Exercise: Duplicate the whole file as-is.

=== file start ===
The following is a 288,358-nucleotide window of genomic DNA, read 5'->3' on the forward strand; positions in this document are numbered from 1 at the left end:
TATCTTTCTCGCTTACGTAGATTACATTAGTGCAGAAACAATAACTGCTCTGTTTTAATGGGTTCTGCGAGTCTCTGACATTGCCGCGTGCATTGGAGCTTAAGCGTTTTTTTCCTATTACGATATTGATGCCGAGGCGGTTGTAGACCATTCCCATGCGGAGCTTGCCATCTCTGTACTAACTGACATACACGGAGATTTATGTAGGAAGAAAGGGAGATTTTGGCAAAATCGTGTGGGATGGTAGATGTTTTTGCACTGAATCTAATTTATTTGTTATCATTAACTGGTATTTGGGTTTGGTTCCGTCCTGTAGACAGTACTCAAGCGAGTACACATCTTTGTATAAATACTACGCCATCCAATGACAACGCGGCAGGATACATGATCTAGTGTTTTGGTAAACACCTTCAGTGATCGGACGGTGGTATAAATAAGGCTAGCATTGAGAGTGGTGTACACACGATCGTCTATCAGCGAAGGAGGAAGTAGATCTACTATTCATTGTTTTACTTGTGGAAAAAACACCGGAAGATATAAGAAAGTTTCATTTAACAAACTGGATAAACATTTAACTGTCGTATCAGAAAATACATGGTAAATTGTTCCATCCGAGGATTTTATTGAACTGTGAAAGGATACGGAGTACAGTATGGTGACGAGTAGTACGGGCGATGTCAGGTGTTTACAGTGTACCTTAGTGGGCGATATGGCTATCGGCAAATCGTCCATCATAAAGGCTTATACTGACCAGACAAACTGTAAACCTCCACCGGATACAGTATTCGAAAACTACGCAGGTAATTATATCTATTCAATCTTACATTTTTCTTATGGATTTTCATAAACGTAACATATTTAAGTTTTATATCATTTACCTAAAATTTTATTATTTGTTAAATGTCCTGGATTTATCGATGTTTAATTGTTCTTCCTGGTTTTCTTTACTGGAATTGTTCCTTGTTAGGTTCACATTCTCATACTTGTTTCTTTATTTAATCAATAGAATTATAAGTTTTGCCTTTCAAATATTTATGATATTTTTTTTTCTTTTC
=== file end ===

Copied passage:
The following is a 288,358-nucleotide window of genomic DNA, read 5'->3' on the forward strand; positions in this document are numbered from 1 at the left end:
TATCTTTCTCGCTTACGTAGATTACATTAGTGCAGAAACAATAACTGCTCTGTTTTAATGGGTTCTGCGAGTCTCTGACATTGCCGCGTGCATTGGAGCTTAAGCGTTTTTTTCCTATTACGATATTGATGCCGAGGCGGTTGTAGACCATTCCCATGCGGAGCTTGCCATCTCTGTACTAACTGACATACACGGAGATTTATGTAGGAAGAAAGGGAGATTTTGGCAAAATCGTGTGGGATGGTAGATGTTTTTGCACTGAATCTAATTTATTTGTTATCATTAACTGGTATTTGGGTTTGGTTCCGTCCTGTAGACAGTACTCAAGCGAGTACACATCTTTGTATAAATACTACGCCATCCAATGACAACGCGGCAGGATACATGATCTAGTGTTTTGGTAAACACCTTCAGTGATCGGACGGTGGTATAAATAAGGCTAGCATTGAGAGTGGTGTACACACGATCGTCTATCAGCGAAGGAGGAAGTAGATCTACTATTCATTGTTTTACTTGTGGAAAAAACACCGGAAGATATAAGAAAGTTTCATTTAACAAACTGGATAAACATTTAACTGTCGTATCAGAAAATACATGGTAAATTGTTCCATCCGAGGATTTTATTGAACTGTGAAAGGATACGGAGTACAGTATGGTGACGAGTAGTACGGGCGATGTCAGGTGTTTACAGTGTACCTTAGTGGGCGATATGGCTATCGGCAAATCGTCCATCATAAAGGCTTATACTGACCAGACAAACTGTAAACCTCCACCGGATACAGTATTCGAAAACTACGCAGGTAATTATATCTATTCAATCTTACATTTTTCTTATGGATTTTCATAAACGTAACATATTTAAGTTTTATATCATTTACCTAAAATTTTATTATTTGTTAAATGTCCTGGATTTATCGATGTTTAATTGTTCTTCCTGGTTTTCTTTACTGGAATTGTTCCTTGTTAGGTTCACATTCTCATACTTGTTTCTTTATTTAATCAATAGAATTATAAGTTTTGCCTTTCAAATATTTATGATATTTTTTTTTCTTTTC